• Faced with a significant increase in shale gas wells and the associated hydraulic fracking, how will the province safely manage water resources in northeast B.C.?
  • What is the province doing to ensure B.C. has a vibrant economy when we can’t, or decide not to, rely on LNG as an economic saviour?
  • What will the network of pipelines, roads, wellpads, and seismic lines needed to supply LNG facilities mean for the already stressed ecosystems in northeast B.C.?

Whatever your views on LNG, these questions all deserve to be addressed in a serious way by our government. Unlike in the province’s LNG quiz, however, there are no easy answers.

Comments (7) Add New Comment
another question
Instead of wasting massive amounts of electricity to liquefy gas to send to China, why don't we use the gas here in BC to generate cheap, reliable electricity for British Columbians?
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Lee L
The business case for LNG ought to be extraordinarily compelling if it is to suck large amounts of electrical capacity from the grid just to operate. Indeed, we ough to consider cheap and plentiful natural gas in BC as a competitive advantage over dirt cheap Asian labour. Nonetheless to enjoy those advantages, there must be adequate SCALE. The infrastructure ot transport, compress and distribute the gas needs VOLUME to make sense and, to some degree at least, that means export.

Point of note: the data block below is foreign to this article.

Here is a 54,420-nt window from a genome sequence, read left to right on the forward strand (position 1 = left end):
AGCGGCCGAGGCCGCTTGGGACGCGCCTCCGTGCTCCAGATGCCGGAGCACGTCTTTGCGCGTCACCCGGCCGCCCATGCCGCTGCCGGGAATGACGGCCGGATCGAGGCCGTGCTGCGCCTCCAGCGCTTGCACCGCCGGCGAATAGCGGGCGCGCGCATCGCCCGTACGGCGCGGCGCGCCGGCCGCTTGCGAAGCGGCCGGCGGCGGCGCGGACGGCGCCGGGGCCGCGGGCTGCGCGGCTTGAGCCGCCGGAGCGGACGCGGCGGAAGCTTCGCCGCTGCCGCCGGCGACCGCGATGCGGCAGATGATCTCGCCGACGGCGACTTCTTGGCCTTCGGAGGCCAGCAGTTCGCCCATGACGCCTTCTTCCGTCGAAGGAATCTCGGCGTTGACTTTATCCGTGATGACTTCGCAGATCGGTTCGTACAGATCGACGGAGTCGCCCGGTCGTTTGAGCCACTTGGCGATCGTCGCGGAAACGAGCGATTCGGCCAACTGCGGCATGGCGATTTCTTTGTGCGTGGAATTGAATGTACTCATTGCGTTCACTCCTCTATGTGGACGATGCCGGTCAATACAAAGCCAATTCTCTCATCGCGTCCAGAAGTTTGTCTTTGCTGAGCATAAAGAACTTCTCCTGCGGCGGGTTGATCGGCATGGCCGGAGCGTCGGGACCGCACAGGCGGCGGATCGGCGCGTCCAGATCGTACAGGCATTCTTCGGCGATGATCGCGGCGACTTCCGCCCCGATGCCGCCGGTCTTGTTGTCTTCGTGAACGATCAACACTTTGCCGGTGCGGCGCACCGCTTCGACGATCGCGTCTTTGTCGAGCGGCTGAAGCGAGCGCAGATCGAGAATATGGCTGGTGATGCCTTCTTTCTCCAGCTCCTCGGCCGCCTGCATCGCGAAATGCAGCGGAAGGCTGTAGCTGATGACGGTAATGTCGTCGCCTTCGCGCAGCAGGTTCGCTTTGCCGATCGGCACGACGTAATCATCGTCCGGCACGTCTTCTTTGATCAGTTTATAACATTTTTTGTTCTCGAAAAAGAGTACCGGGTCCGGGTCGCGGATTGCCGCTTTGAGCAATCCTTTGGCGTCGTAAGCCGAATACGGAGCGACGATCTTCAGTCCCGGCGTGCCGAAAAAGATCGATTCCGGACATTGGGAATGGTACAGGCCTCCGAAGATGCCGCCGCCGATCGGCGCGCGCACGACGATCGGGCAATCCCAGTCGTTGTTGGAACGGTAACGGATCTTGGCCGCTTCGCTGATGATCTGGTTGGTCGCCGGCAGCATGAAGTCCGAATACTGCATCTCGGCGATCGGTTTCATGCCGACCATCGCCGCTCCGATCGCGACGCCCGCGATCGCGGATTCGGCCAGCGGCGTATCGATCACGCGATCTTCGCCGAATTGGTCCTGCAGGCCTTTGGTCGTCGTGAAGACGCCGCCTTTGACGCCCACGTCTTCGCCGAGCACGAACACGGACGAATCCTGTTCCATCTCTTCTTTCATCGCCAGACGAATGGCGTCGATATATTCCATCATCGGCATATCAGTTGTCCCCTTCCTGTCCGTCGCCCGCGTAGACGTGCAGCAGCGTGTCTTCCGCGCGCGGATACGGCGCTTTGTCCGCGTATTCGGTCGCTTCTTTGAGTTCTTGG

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John How
Here in NW B.C. [Terrace] we have a Natural Gas pipeline that gets taken out roughly every second year by slide, flood or avalanche -- for periods up to 10 days at a stretch. While it's true that burning NatGas produces some of the 'cleanest' heat around, in its raw (unburnt) state it has a Global Warming Potential (GWP) 84 times that of the CO2 reference molecule. Sure, it's 'clean', but so was Zyklon-B.

For the Fossil Fools like Harper and Clark and their band-wagon full of (mostly foreign) Petro-Profiteers, I would suggest a scientific test of their claim that LNG will be innocuous -- it's a variation on the old 'Canary-in-the-Coalmine' routine.